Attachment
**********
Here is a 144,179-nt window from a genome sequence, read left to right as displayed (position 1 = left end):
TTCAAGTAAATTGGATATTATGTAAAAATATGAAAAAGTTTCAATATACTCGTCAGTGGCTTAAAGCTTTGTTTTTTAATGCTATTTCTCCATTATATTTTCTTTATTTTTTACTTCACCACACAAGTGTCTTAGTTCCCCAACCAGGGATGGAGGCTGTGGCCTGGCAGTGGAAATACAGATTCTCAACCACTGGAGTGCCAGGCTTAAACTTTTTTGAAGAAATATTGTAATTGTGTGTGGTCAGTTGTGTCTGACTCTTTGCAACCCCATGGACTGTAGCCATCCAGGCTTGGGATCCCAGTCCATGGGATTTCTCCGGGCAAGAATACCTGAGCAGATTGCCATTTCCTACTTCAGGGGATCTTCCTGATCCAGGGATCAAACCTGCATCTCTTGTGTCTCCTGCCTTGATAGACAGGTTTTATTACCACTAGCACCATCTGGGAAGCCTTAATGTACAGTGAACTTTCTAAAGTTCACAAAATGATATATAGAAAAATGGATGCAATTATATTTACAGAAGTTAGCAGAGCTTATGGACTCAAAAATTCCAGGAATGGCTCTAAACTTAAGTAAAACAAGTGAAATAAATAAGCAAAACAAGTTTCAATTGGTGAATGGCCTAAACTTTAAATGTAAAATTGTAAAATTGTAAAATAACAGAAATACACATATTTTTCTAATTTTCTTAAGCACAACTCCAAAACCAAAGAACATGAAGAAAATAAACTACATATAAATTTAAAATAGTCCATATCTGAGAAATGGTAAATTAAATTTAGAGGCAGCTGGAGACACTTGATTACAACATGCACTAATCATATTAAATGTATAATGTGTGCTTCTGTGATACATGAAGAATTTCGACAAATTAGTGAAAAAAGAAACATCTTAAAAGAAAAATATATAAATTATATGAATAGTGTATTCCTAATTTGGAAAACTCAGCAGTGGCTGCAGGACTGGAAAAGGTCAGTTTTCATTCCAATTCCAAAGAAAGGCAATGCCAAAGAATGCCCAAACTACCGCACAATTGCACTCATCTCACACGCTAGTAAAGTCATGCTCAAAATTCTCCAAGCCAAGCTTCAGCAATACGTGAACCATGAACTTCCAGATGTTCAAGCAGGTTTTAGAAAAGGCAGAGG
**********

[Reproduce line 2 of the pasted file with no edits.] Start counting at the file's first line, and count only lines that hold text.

TTCAAGTAAATTGGATATTATGTAAAAATATGAAAAAGTTTCAATATACTCGTCAGTGGCTTAAAGCTTTGTTTTTTAATGCTATTTCTCCATTATATTTTCTTTATTTTTTACTTCACCACACAAGTGTCTTAGTTCCCCAACCAGGGATGGAGGCTGTGGCCTGGCAGTGGAAATACAGATTCTCAACCACTGGAGTGCCAGGCTTAAACTTTTTTGAAGAAATATTGTAATTGTGTGTGGTCAGTTGTGTCTGACTCTTTGCAACCCCATGGACTGTAGCCATCCAGGCTTGGGATCCCAGTCCATGGGATTTCTCCGGGCAAGAATACCTGAGCAGATTGCCATTTCCTACTTCAGGGGATCTTCCTGATCCAGGGATCAAACCTGCATCTCTTGTGTCTCCTGCCTTGATAGACAGGTTTTATTACCACTAGCACCATCTGGGAAGCCTTAATGTACAGTGAACTTTCTAAAGTTCACAAAATGATATATAGAAAAATGGATGCAATTATATTTACAGAAGTTAGCAGAGCTTATGGACTCAAAAATTCCAGGAATGGCTCTAAACTTAAGTAAAACAAGTGAAATAAATAAGCAAAACAAGTTTCAATTGGTGAATGGCCTAAACTTTAAATGTAAAATTGTAAAATTGTAAAATAACAGAAATACACATATTTTTCTAATTTTCTTAAGCACAACTCCAAAACCAAAGAACATGAAGAAAATAAACTACATATAAATTTAAAATAGTCCATATCTGAGAAATGGTAAATTAAATTTAGAGGCAGCTGGAGACACTTGATTACAACATGCACTAATCATATTAAATGTATAATGTGTGCTTCTGTGATACATGAAGAATTTCGACAAATTAGTGAAAAAAGAAACATCTTAAAAGAAAAATATATAAATTATATGAATAGTGTATTCCTAATTTGGAAAACTCAGCAGTGGCTGCAGGACTGGAAAAGGTCAGTTTTCATTCCAATTCCAAAGAAAGGCAATGCCAAAGAATGCCCAAACTACCGCACAATTGCACTCATCTCACACGCTAGTAAAGTCATGCTCAAAATTCTCCAAGCCAAGCTTCAGCAATACGTGAACCATGAACTTCCAGATGTTCAAGCAGGTTTTAGAAAAGGCAGAGG